White Bean and Kale Ragout

by angelika on January 6, 2011

Nothing makes me feel healthier than eating Kale. Is that weird? I think dark leafy greens are the ignored red headed step child in our society, and it is such a shame. I grew up with immigrant parents, (even if they were babies) and with grandparents who spoke longingly of the “old country”. We ate very well as kids, my maternal grandparents alone kept us stocked with homegrown vegetables for the entire summer, and preserves, wine and Christmas trees in the winter. Even with all of this, I seldom ate a dark leafy green. We had creamed spinach. That’s about it. We had cabbage a plenty, but no kale, no collards, and certainly no mustard greens. There may have been some Chard, but I do believe I shunned it. As an adult I have really tried to cultivate a love for these bitter nutritional powerhouses, but truthfully it has been a journey. Texture has always been my big stumbling block on the road to true love. For me, the best way to eat these greens in in soups and ragouts, where greens are  transformed into these soft juicy delicious vegetables bursting with flavor. 

Kale and White Bean Ragout 
2 cups of cooked cannellini beans, or other white bean
1 TBS olive oil
1 leek, white parts only, diced
3-4 cloves of garlic, minced
2 tomatoes, diced
1/2 bunch of lacinato kale 
1 tsp thyme
1/2 tsp oregano
1 cup mushroom broth, or water
salt and pepper to taste
I cooked my beans in a slow cooker, I started with 1 cup dry and got about 3 cups cooked. (I used a cup for another recipe.) You can use a can of white beans as well, or two. Depending on how many beans you want in your ragout. I love using a slow cooker to make beans, it is so easy. I soak them overnight and then drain in the morning. Then I cover the beans with lots of water, drop in a bay leaf or two,  and turn the slow cooker to high. They are done in 3-4 hours. So easy and very cost effective. If you make extra you can freeze them.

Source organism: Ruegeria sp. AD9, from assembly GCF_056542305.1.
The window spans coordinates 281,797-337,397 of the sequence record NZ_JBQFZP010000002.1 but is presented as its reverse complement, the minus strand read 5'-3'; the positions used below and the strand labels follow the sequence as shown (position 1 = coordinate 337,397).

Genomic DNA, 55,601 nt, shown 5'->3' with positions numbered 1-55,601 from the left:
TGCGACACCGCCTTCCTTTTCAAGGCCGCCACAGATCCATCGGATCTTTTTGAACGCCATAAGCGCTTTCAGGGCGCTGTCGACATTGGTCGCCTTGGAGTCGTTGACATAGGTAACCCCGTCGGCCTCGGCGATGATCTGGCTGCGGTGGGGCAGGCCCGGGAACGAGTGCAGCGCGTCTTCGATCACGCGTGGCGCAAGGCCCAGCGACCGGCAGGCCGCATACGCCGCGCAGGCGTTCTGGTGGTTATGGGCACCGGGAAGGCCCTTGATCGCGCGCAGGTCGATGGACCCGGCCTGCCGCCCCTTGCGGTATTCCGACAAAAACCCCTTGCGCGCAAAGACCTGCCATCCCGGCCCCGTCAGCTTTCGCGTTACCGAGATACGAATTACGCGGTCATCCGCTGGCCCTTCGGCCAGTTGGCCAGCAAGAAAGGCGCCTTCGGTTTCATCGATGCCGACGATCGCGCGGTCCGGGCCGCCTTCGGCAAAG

For this recipe I used lacinato kale. This is the one that looks like dinosaur skin, and it is sometimes known as dino kale.  If you can’t find it you can use the other curly kale. I just like the texture of lacinato better. Wash the kale and then remove the stem. I do this by folding it in half and ripping the stem out. You can also use a knife. Roll the kale leaves like a cigar and chiffonnade it. As you would basil. This gives you a nice thin strip. I then run my knife over it a bit to cut the pieces in bite sized portions. 
Saute the leek in olive oil until it is translucent on medium heat. Add the garlic and saute for a minute. Add the beans and the oregano and thyme. Pour in a cup of mushroom broth or water. I just happen to have a box of mushroom broth that needed a purpose. The flavor is really nice, but you can saute a few mushrooms with the leek if you would rather, or omit it completely. Add the chopped tomatoes with their juices. You want the liquid to just cover the beans. If your beans are not covered add more broth or water. Add the chopped kale and cover for 10 minutes, you want the kale to be wilted and soft. 

Serve with a crusty bread, or just eat it alone. It is light and nourishing, and jam packed with nutrients you didn’t even know you needed. 
A votre santé! 

{ 1 comment… read it below or add one }

Marci January 9, 2011 at 4:52 pm

Yumm! We had an "arctic blast" here and this sounds like the perfect dinner to warm our tummies! Can't wait to try it this week. We'll be serving it with meadowkaas paninis.

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